The past month found us doing what we do, especially this time of year, chasing agreeable weather. We encountered a small amount of rain along our way and the temperatures have been generally moderate. We've not experienced any of the extremes of last year, temp wise, unless you count the 80 degree temps we experienced in San Diego and Pasadena.
We stayed in 10 different places during February, only 4 of them new to us. This is our third winter season to be in SoCal. We'd considered meeting a friend we met in Vermont in Mexico this year, but COVID and, since our passports were due to expire on the 6th of February and we had to send them in for renewal, Mexico will have to wait until, hopefully, next year.
Friends from Birmingham, Tom and John, vacationing in Arizona paid us a visit to what has become one of our favorite spots to camp Organ Pipe Cactus National Monument. We took a hike through the desert on the Lost Cabin Trail to an old silver mine and back.
Our intention is to keep drifting slowly north in March moving into Oregon before April. There are a few National Parks in California we'd like to visit, but a visit will be weather dependent.
Good afternoon from Desert Hot Springs where we'e been in residence for a few days at a 55+ resort, Caliente Springs. We are currently trending south and west. We will be in San Diego at the San Diego Metro KOA for a week at the end of this week.
While we rarely plan too far in advance, the month of February has been booked. We'll travel east again after San Diego and into Arizona before traveling back to a favorite campground in Orange, California at the end of the month.
We moved more in January 2022 than we generally would trying to make our way to the Pacific Time Zone as quickly as possible. We camped in 15 different places over the month traveling from Georgia on the 5th of January and ending the month in Kingman, Arizona. In January of 2021 we camped in 9 different places.
As a result, we spent more than we generally spend eating out, on campgrounds and on fuel.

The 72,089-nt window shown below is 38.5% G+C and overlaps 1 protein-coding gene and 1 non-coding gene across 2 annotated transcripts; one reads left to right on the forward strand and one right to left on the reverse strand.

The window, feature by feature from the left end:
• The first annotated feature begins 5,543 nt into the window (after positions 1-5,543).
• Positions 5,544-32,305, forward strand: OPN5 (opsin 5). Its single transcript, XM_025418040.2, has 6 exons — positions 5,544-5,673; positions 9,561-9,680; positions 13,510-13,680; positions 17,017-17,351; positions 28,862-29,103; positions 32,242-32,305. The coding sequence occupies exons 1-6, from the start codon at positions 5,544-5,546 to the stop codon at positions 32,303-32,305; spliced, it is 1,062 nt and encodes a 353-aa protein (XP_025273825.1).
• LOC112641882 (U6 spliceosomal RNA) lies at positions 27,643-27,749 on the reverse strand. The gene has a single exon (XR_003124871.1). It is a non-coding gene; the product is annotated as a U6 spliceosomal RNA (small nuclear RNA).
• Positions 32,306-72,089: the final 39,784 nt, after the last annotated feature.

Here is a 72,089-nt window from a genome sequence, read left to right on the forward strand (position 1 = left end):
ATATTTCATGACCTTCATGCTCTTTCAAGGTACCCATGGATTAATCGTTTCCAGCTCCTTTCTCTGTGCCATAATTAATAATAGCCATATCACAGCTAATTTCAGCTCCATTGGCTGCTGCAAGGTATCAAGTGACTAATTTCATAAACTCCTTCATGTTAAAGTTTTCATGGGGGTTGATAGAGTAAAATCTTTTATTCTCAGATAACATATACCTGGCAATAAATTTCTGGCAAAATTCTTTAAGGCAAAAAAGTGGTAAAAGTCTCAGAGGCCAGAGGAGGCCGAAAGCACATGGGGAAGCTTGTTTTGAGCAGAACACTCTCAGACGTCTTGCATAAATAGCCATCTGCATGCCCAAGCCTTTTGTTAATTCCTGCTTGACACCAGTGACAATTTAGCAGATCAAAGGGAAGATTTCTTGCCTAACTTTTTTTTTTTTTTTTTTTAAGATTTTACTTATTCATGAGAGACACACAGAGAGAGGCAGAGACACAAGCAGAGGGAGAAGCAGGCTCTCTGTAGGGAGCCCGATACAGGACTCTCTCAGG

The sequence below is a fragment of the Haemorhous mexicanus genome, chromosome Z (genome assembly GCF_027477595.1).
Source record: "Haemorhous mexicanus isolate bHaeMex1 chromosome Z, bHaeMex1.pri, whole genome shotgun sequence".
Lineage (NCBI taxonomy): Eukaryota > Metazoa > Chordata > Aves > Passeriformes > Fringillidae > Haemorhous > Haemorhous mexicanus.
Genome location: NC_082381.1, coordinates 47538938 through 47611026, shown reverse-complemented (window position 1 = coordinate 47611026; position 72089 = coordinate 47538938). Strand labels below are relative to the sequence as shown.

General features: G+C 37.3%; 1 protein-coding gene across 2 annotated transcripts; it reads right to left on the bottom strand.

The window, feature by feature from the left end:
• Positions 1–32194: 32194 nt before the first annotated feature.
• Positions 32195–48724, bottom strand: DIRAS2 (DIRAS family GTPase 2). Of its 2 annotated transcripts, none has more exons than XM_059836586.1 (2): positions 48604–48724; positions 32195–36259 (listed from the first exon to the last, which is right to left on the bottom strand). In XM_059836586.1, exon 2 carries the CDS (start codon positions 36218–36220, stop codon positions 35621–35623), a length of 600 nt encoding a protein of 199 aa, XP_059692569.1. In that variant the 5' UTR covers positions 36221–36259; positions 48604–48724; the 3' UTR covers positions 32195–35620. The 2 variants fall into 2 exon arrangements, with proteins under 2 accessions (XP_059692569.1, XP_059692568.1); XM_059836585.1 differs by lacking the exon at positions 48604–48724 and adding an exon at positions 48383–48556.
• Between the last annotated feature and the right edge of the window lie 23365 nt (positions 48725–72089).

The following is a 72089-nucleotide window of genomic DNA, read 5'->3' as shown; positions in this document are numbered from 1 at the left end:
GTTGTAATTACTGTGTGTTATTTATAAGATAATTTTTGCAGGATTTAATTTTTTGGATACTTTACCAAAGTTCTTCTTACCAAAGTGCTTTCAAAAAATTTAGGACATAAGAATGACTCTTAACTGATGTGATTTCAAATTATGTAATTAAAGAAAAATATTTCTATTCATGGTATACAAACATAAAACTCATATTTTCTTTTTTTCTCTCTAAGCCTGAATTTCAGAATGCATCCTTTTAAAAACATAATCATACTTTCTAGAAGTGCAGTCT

I began making a note of how much per gallon we spent on diesel fuel in New Orleans as we headed west. Diesel there was $3.12 a gallon on January 9th. On January 10th we payed $2.95 a gallon in Conroe, Texas and on the 15th we payed $2.89 a gallon in San Antonio. We paid $3.67 in Chino City, Arizona and most recently we paid $3.69 in Las Vegas. Fuel in California is always more expensive. The lowest price nearby our current location, according to Gas Buddy, is $4.63 a gallon.
A general observation about fuel costs. We, you and I, are being royally screwed if we fill our tanks along interstates and major highways. The prices are $.40-$.60 higher per gallon.
We're pleased to be back in SoCal where the temperatures in February are mild during the day and well above freezing at night. I believe I saw where San Diego will have temps in the low 90's next week while we're in residence there. I've purchased a new pair of shorts in anticipation of all the balminess. 😎
We had LED lights in our water closet and bedroom area replaced in Las Vegas last week. On the way in to Vegas we stopped and checked out the Hoover Dam. There's a great vantage point on the Mike O'Callaghan-Pat Tillman Memorial Bridge which is about a 1,000 feet above the dam.
We lucked out and spotted Big Horn Sheep on the cliffs above where we parked Miranda. That was a real treat. The dam itself is worth the stop. We didn't take a tour though tours are offered.
Just an aside. The last time water flowed through the spillway you'll see in the photos below was 1983. As you can see, the water level is down considerably.
Once our repairs were done is Las Vegas, we made our way to Mojave National Preserve. We camped at Kelso Dunes Mine for a few days. The preserve is worth a drive through and the campsite is about 5 miles off the main road and abuts the Kelso Dunes. Sunsets were wonderful, as were the night skies, and the dunes are spectacular.